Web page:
Civil Rights Trip teaches students about American history

Story by Ben Koch , East Meck Senior

Less than four generations ago, an innocent African-American man was hanged in Mecklenburg County. Only a few years prior, another young black man in Charlotte was dragged from a hospital and lynched by a mob of whites, where the Bank of America stadium now lies. The fact that a football stadium —a symbol of American nationalism— lies on the same soil that a lynching occurred shows that the abolition of slavery nearly 150 years ago did not end the oppression of blacks in America. Segregation lasted for nearly a hundred years more and now systemic racism and mass incarceration illustrate the ongoing oppression against minorities in the United States. 

The fact is, many are misinformed about slavery and its effects on society today. We learn about slavery through elementary, middle and high school and are taught that Abraham Lincoln singlehandedly ended slavery after the Civil War, that Martin Luther King Jr. led the civil rights movement to end segregation in America, and that under the law we are all free and equal, regardless of our skin color.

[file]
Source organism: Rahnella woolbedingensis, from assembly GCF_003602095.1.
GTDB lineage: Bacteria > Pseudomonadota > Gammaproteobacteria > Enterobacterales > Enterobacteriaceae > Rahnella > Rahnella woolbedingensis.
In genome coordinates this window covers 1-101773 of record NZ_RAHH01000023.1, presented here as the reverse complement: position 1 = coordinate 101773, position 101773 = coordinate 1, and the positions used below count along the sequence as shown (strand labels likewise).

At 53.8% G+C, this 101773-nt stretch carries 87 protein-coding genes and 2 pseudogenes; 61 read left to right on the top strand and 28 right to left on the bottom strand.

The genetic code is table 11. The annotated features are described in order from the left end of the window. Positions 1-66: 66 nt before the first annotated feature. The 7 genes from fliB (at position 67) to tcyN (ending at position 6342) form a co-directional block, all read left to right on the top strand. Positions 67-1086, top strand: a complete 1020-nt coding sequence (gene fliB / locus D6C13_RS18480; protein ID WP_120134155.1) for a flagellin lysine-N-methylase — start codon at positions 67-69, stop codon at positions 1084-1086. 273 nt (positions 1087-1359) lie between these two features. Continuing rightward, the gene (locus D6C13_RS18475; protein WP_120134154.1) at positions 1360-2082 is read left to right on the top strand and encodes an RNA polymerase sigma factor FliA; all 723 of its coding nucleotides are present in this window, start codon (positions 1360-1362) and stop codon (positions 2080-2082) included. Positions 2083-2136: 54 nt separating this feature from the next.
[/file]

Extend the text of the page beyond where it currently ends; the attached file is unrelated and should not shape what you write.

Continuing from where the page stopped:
If you told the millions of African-Americans in jail right now that they were treated free and equally, would they agree with you? If you asked the thousands of African-Americans affected by police brutality if the civil rights movement fixed systemic racism in the United States, would they say yes? 

In school, we are not taught the realities of civil rights. What if I told you that there is a way to learn about these issues and events in a life changing way? I can attest that the East Mecklenburg Civil Rights Trip truly fosters an understanding of these events through first-hand experience that you should consider attending.

On the Civil Rights trip in which I participated in March, we traveled through South Carolina, Georgia and Alabama. We walked across the Edmund Pettus Bridge in Selma, AL, stepped inside Ebenezer Baptist Church where Dr. Martin Luther King Jr. served as a pastor, saw Martin Luther King Jr.’s house, and visited numerous interesting museums. 

When we were not at a monumental historic site or museum, we learned about people like Joe McNeely and Willie McDaniel, the African-American men mentioned earlier, who were lynched in Mecklenburg County. 

Sadly, counties across the South have an extensive history of lynching that is reflected in the National Memorial for Peace and Justice in Montgomery, AL. Hundreds of giant cast steel rectangles hang in a massive pavilion, each one representing a county. Each steel pendulum has the names of each person lynched carved into the metal, putting the rampant lynchings of the South into perspective. The experience of walking under the thousands of names of innocent African-Americans who were lynched in the name of racial terrorism was heartwrenching.

Moments and experiences like these have ultimately changed me as a person. I urge you to please see Mrs. Winiarski for details about this trip if you are interested.